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Over the summer, I started two scrap yarn knitting projects as a means to clear out my growing stash of leftover yarn, (see Knitting With Scrap Yarn). The first blanket turned out great and my little dog is snuggling up in it every night.

The start of the school year pushed my second project, the Maxi Cosi Blanket, to the sidelines for a spell, but I’ve finally finished it. In many ways, I think it turned out better than the first. The smaller size gave me a great opportunity to experiment with a new finishing technique for knitted blankets.

After blocking the blanket came out at 25″ x 27″. This turned out to be a perfect size for a little corner of the bed where my cat likes to sleep. She’s already claimed it as her own!

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The yarn came from four different partial skeins leftover from two hats, a scarf, a cowl, and a pair of socks. I let the amount of yarn dictate stripe size, however I was careful with the oatmeal color so I could carry it all the way through end to end, (I only came up 3 rows short, which I supplemented with a cream-colored yarn scrap I thankfully had stashed!).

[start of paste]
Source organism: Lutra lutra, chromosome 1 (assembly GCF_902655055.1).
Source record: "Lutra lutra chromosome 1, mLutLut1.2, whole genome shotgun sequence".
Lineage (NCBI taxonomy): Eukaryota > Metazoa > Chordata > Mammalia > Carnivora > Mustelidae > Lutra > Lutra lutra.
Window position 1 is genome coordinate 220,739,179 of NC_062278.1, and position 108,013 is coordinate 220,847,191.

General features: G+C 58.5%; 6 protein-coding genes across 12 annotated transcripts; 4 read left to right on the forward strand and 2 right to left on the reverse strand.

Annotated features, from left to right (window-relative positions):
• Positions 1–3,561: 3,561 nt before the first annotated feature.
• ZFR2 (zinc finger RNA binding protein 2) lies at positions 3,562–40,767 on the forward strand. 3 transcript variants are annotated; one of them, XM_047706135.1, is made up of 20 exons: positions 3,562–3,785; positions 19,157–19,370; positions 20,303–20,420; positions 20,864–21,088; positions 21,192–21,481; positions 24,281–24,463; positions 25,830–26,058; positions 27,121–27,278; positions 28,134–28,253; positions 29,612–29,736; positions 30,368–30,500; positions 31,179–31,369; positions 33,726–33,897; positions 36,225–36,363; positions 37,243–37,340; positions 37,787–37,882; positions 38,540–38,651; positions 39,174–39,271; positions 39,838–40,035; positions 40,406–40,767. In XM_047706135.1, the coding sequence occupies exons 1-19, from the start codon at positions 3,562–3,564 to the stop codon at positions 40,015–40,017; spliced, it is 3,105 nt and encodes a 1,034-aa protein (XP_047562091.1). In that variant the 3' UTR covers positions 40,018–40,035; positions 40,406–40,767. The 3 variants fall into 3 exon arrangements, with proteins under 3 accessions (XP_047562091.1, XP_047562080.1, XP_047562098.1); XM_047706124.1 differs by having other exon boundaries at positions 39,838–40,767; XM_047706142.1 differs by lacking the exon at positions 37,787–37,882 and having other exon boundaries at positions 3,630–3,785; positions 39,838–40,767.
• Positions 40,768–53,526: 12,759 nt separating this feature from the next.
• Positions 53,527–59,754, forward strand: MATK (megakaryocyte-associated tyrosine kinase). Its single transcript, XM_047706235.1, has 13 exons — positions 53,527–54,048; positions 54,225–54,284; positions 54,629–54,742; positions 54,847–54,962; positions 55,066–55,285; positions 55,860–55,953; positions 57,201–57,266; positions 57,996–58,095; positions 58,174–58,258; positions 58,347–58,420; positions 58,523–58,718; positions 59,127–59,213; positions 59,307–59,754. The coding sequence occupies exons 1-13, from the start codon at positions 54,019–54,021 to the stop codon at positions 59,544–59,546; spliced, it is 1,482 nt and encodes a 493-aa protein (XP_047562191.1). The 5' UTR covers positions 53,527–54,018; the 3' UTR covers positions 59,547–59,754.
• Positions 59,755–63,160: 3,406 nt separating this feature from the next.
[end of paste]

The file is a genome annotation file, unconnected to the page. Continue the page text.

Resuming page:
For finishing, I decided to add a flannel backing. I saw the technique on Pinterest and knew I had to try it. Luckily, my local craft store was having a sale on flannel fabric and it just so happened to have the perfect print. It was meant to be!

flannel-backing

To attach the flannel and keep it from “tenting,” I employed an old quilting technique (thanks for reminding me, mom!) of using yarn ties. Once again, I went to my leftover yarn stash and found a great partial skein of variegated woodsy colors.

The grid  of the knitted pattern made it easy to space yarn ties about 2″ apart. First, I tacked the flannel to the blanket using safety pins to mark where the ties would go. I worked from the center out to the edges. Second, I loaded a yarn needle with a double-strand segment of yarn. I came up through the bottom (the flannel side) and back down through the top (the knitted side), making as small a stitch as possible in the garter stitch sections of the blanket. This hid the yarn tie on the front and added the tie detail to the flannel backing. Lastly, I tied each section and clipped the ends.